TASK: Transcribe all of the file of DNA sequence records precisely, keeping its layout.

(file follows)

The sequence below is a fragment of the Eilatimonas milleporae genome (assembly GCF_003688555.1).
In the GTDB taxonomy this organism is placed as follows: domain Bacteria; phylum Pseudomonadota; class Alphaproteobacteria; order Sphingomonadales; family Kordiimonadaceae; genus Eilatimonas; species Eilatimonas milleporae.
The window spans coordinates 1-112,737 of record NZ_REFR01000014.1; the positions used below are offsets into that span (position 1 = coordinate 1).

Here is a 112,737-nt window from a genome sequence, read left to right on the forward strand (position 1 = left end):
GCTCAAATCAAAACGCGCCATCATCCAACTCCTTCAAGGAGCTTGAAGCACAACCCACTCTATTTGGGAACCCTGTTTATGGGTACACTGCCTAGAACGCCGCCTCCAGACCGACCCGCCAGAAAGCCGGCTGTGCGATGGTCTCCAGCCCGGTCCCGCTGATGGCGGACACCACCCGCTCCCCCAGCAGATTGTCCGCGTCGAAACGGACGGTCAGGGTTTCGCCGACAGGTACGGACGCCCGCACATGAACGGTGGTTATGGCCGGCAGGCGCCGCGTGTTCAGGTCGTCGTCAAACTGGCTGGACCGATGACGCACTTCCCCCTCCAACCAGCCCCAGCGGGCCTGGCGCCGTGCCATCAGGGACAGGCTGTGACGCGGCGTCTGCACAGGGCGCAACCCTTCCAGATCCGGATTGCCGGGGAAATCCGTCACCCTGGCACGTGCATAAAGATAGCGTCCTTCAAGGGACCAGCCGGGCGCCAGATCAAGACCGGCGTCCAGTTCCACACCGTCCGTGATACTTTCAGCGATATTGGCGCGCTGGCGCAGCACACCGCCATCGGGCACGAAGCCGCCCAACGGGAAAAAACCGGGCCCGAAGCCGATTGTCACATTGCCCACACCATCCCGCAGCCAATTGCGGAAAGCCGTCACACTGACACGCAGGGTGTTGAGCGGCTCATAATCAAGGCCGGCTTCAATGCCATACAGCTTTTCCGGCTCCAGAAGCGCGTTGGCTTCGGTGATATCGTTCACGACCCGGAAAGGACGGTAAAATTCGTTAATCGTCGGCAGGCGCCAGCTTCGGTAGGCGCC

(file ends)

The sequence below is a fragment of the Eilatimonas milleporae genome (assembly GCF_003688555.1).
In the GTDB taxonomy this organism is placed as follows: domain Bacteria; phylum Pseudomonadota; class Alphaproteobacteria; order Sphingomonadales; family Kordiimonadaceae; genus Eilatimonas; species Eilatimonas milleporae.
The window spans coordinates 1-112,737 of record NZ_REFR01000014.1; the positions used below are offsets into that span (position 1 = coordinate 1).

Here is a 112,737-nt window from a genome sequence, read left to right on the forward strand (position 1 = left end):
GCTCAAATCAAAACGCGCCATCATCCAACTCCTTCAAGGAGCTTGAAGCACAACCCACTCTATTTGGGAACCCTGTTTATGGGTACACTGCCTAGAACGCCGCCTCCAGACCGACCCGCCAGAAAGCCGGCTGTGCGATGGTCTCCAGCCCGGTCCCGCTGATGGCGGACACCACCCGCTCCCCCAGCAGATTGTCCGCGTCGAAACGGACGGTCAGGGTTTCGCCGACAGGTACGGACGCCCGCACATGAACGGTGGTTATGGCCGGCAGGCGCCGCGTGTTCAGGTCGTCGTCAAACTGGCTGGACCGATGACGCACTTCCCCCTCCAACCAGCCCCAGCGGGCCTGGCGCCGTGCCATCAGGGACAGGCTGTGACGCGGCGTCTGCACAGGGCGCAACCCTTCCAGATCCGGATTGCCGGGGAAATCCGTCACCCTGGCACGTGCATAAAGATAGCGTCCTTCAAGGGACCAGCCGGGCGCCAGATCAAGACCGGCGTCCAGTTCCACACCGTCCGTGATACTTTCAGCGATATTGGCGCGCTGGCGCAGCACACCGCCATCGGGCACGAAGCCGCCCAACGGGAAAAAACCGGGCCCGAAGCCGATTGTCACATTGCCCACACCATCCCGCAGCCAATTGCGGAAAGCCGTCACACTGACACGCAGGGTGTTGAGCGGCTCATAATCAAGGCCGGCTTCAATGCCATACAGCTTTTCCGGCTCCAGAAGCGCGTTGGCTTCGGTGATATCGTTCACGACCCGGAAAGGACGGTAAAATTCGTTAATCGTCGGCAGGCGCCAGCTTCGGTAGGCGCC